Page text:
West Virginia. Not the Blue Ridge Mountains and Shenandoah River popularised by John Denver, but forlorn valley towns, abandoned by politicians for decades. The mines have gone, and the light industries that replaced them. As the presidential election loomed, a Fox News reporter visited a typical community in this demoralised state, off the itinerary of most mainstream media. The weary interviewees told a story, unheard by the metropolitan elite, of unremitting decline, manifesting in vacant factories and stores, once prim but now foreclosed and dilapidated suburban homes, narcotic addiction, and an obsession with guns – not a pretty sight. Unsurprisingly, they were voting for Trump – the ‘deplorables’, as Hillary Clinton called them.
The hysterical reaction to another electoral shock has followed the Brexit pattern: a liberal, progressive polity ruined by thick white bigots who cannot accept the 21st century. Again, a picture emerges of a nation divided into haves and have nots. But there is a much bigger message that the liberal Left needs to hear. The White House plebiscite, before and after, has been identity politics writ large, and this is what must change.
All five writers in a Guardian panel denounced the vote for Trump as an outpouring of misogyny. Polly Toynbee didn’t stop there – this was the same white supremacism that produced Brexit (surely a worse slur than the Daily Mail labelling three contrarian judges ‘enemies of the people’). However, Hillary being a white establishment figure, gender was the focus of the liberal perspective on the American election.
At the Javits Centre in New York, an expectant crowd assembled under a vast glass ceiling. History being made! You see, the election was not about depressed incomes, outsourcing of jobs, uncontrolled immigration, or the impoverished flyover states – it was all about the first female president of the US of A. Little Miss Entitled would prevail, because as Madeline Albright had said, there is a special place in Hell for women who don’t support each other. Rich 1 per cent women in Manhattan deserve more attention than poor families in the Rust-Belt. What callous disregard for their compatriots.
So called progressives are too traumatised to learn from their mistaken view, but they cannot continue to ignore reality. For the sneaky creep of identity politics is at last being understood as divisive, wrong – and unwanted. Let’s look back over recent months in the USA, and see some of the stimulants for Trump’s success.
- Black Lives Matter – highly-paid football players jumping on a bandwagon to make a blunt protest against the national anthem, while getting encouraging noises from the political establishment. Perhaps more than the organised riots reported on the news, this incursion into ordinary lives worried the stadium crowd and television audience along to the polling station.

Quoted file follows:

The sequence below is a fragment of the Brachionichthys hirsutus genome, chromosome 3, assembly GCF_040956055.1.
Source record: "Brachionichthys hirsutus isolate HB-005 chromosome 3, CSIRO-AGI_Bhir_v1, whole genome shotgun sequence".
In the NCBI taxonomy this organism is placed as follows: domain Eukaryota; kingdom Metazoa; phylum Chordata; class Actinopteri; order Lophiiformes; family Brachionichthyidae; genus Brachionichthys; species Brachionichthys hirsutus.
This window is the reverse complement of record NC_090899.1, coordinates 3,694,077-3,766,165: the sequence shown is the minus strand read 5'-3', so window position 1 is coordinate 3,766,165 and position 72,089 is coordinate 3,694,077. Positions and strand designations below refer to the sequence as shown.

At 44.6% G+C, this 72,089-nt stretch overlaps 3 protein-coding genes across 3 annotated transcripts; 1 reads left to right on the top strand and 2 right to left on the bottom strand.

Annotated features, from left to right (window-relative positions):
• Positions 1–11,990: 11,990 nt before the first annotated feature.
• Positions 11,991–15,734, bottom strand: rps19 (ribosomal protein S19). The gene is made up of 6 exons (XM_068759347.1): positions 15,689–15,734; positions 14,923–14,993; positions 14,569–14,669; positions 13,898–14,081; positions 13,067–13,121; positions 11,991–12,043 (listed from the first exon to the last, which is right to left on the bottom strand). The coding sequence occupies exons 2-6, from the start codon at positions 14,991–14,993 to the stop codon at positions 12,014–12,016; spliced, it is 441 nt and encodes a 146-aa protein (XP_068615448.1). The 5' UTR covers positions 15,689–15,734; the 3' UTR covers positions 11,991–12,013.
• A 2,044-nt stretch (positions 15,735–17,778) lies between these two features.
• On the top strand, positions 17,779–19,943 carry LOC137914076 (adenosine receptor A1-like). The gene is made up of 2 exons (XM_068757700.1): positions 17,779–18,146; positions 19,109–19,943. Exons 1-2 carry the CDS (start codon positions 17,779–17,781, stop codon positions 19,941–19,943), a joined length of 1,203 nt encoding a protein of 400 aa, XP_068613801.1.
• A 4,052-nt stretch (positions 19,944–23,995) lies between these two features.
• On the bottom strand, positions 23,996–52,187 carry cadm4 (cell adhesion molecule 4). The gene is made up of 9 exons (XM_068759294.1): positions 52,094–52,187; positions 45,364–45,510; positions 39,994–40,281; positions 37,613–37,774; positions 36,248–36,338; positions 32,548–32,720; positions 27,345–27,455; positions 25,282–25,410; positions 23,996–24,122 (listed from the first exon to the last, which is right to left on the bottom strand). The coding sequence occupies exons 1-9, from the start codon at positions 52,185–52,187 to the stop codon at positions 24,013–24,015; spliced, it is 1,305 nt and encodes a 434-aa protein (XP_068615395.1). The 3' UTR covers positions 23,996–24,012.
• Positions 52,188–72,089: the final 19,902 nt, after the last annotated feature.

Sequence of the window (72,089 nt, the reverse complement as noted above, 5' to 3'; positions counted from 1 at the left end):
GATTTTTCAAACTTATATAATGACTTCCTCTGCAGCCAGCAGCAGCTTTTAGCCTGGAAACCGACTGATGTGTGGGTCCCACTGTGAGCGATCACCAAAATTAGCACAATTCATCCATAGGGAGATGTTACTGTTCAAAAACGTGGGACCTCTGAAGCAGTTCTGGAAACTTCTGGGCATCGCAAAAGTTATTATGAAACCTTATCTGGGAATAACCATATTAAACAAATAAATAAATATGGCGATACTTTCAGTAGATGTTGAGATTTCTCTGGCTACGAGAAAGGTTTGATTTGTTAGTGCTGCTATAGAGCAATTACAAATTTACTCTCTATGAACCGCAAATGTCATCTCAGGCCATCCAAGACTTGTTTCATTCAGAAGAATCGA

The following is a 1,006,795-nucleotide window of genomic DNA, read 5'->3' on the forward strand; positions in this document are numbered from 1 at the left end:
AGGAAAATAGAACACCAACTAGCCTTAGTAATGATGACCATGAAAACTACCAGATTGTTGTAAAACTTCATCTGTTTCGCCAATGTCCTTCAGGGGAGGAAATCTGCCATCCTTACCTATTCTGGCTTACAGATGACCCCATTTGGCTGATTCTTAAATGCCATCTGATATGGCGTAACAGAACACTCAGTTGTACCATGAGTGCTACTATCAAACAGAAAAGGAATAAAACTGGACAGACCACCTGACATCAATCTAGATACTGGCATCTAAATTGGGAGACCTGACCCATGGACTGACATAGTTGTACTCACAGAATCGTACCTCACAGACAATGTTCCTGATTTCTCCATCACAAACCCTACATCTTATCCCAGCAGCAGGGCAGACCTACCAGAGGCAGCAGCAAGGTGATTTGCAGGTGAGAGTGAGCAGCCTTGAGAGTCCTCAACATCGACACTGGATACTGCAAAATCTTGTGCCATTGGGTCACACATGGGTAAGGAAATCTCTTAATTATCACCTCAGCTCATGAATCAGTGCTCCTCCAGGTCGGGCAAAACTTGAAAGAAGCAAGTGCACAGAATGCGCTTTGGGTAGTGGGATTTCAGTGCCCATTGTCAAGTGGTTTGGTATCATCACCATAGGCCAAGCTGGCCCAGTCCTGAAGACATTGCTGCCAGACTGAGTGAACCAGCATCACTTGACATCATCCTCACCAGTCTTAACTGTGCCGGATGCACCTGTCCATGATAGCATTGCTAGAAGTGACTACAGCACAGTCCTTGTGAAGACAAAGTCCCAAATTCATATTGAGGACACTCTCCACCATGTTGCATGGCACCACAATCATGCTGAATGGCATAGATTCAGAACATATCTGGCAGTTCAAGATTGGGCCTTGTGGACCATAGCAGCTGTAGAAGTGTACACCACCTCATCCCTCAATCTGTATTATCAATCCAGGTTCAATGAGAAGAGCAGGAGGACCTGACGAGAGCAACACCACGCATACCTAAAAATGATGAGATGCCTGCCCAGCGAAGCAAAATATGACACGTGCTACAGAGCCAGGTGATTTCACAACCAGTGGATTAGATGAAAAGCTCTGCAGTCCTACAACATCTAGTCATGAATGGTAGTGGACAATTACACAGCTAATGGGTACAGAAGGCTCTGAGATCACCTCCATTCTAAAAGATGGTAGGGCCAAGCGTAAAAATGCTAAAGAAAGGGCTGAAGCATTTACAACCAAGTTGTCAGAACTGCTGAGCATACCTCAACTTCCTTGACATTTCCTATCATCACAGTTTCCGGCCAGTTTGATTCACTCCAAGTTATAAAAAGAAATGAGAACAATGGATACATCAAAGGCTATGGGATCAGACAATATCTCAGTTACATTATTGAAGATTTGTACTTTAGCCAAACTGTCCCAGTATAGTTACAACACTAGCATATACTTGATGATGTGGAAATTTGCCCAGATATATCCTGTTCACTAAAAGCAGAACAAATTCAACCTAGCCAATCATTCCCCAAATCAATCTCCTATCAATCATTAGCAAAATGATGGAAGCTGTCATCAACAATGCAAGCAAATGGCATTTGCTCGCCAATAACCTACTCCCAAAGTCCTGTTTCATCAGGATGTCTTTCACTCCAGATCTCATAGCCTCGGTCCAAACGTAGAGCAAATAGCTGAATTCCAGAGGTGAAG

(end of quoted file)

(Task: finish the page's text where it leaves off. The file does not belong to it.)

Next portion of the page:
- The San Bernardino massacre, last December. This was a timely opening for Trump – only he was prepared to express what the common people felt about this dreadful event, while Clinton and Obama were fussing about Islamophobia.
- Gay activists seeking and gaining publicity for suing small-town bakeries for refusing to produce a cake emblazoned with an aggressively political message. And winning the case, putting honest men and women out of business. (Yes, similar to the Ashers case in Northern Ireland.)
- Overcooked feminism – when mega-rich stars like Lady Gaga tell us about their struggle in a man’s world, they have no care for how this sounds to an unemployed ex-miner with respiratory disease and a dwindling pension, whose ex-colleagues have landed in jail or committed suicide.
And since the election: –
- White middle-class students burning the flag in protests about Trump, who they accuse (no hint of irony) of destroying America.
Like Brexit, the establishment and their brainwashed youth do not get it. Coincidentally, on the day after the election, when identity politics is being roundly blamed by all but the hard core of liberal Left media, my university notifies staff of a scheme to ease promotion of staff who are (1) female / trans to female or (2) ethnic minority. I do not doubt the good intent of such policy, but it seems oblivious to the changing reality. Look around my university canteen, and you hardly see any white males, certainly not of working class.
There will always be tensions between rich and poor, and on ethnic or gender lines, but the way to deal with conflict is not to ‘up the ante’, but to bring people together in shared humanity. Sanctimonious politicians urge positive discrimination, blind to the impact on social cohesion, patriotism and fairness. But maybe I am missing the trick. Perhaps identity politics is a strategy – in the age-old principle of divide and rule.